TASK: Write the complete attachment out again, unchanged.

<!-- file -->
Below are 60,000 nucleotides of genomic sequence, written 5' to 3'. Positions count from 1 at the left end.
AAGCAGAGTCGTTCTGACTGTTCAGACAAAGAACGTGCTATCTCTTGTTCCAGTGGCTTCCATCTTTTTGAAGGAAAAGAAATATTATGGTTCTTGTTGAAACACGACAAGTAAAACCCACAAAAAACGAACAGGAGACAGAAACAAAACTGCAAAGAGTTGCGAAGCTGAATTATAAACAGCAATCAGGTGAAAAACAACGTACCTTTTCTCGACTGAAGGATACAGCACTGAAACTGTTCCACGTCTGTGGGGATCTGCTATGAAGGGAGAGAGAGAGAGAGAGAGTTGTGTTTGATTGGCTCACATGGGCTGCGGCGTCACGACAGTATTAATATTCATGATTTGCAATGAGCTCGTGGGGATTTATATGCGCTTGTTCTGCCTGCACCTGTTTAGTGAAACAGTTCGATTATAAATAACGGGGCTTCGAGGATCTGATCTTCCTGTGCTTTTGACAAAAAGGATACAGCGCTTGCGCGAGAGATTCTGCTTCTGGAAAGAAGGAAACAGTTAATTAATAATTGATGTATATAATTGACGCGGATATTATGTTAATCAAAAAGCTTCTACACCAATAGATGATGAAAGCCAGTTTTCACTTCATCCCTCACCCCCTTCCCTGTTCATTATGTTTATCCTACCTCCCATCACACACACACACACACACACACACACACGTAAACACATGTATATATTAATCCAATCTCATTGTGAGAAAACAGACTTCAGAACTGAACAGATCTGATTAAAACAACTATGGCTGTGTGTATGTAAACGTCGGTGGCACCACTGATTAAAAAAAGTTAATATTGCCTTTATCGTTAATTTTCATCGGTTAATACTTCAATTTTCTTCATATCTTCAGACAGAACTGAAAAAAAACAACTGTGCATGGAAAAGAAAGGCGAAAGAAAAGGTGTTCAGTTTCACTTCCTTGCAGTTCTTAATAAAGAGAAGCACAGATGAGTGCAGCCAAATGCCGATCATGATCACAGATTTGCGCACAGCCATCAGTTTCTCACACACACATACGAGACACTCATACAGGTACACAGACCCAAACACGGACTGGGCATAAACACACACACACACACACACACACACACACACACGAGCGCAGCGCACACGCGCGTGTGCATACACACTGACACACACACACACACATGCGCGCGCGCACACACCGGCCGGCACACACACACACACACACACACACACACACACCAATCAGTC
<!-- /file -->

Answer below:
Below are 60,000 nucleotides of genomic sequence, written 5' to 3'. Positions count from 1 at the left end.
AAGCAGAGTCGTTCTGACTGTTCAGACAAAGAACGTGCTATCTCTTGTTCCAGTGGCTTCCATCTTTTTGAAGGAAAAGAAATATTATGGTTCTTGTTGAAACACGACAAGTAAAACCCACAAAAAACGAACAGGAGACAGAAACAAAACTGCAAAGAGTTGCGAAGCTGAATTATAAACAGCAATCAGGTGAAAAACAACGTACCTTTTCTCGACTGAAGGATACAGCACTGAAACTGTTCCACGTCTGTGGGGATCTGCTATGAAGGGAGAGAGAGAGAGAGAGAGTTGTGTTTGATTGGCTCACATGGGCTGCGGCGTCACGACAGTATTAATATTCATGATTTGCAATGAGCTCGTGGGGATTTATATGCGCTTGTTCTGCCTGCACCTGTTTAGTGAAACAGTTCGATTATAAATAACGGGGCTTCGAGGATCTGATCTTCCTGTGCTTTTGACAAAAAGGATACAGCGCTTGCGCGAGAGATTCTGCTTCTGGAAAGAAGGAAACAGTTAATTAATAATTGATGTATATAATTGACGCGGATATTATGTTAATCAAAAAGCTTCTACACCAATAGATGATGAAAGCCAGTTTTCACTTCATCCCTCACCCCCTTCCCTGTTCATTATGTTTATCCTACCTCCCATCACACACACACACACACACACACACACACGTAAACACATGTATATATTAATCCAATCTCATTGTGAGAAAACAGACTTCAGAACTGAACAGATCTGATTAAAACAACTATGGCTGTGTGTATGTAAACGTCGGTGGCACCACTGATTAAAAAAAGTTAATATTGCCTTTATCGTTAATTTTCATCGGTTAATACTTCAATTTTCTTCATATCTTCAGACAGAACTGAAAAAAAACAACTGTGCATGGAAAAGAAAGGCGAAAGAAAAGGTGTTCAGTTTCACTTCCTTGCAGTTCTTAATAAAGAGAAGCACAGATGAGTGCAGCCAAATGCCGATCATGATCACAGATTTGCGCACAGCCATCAGTTTCTCACACACACATACGAGACACTCATACAGGTACACAGACCCAAACACGGACTGGGCATAAACACACACACACACACACACACACACACACACACGAGCGCAGCGCACACGCGCGTGTGCATACACACTGACACACACACACACACATGCGCGCGCGCACACACCGGCCGGCACACACACACACACACACACACACACACACACCAATCAGTC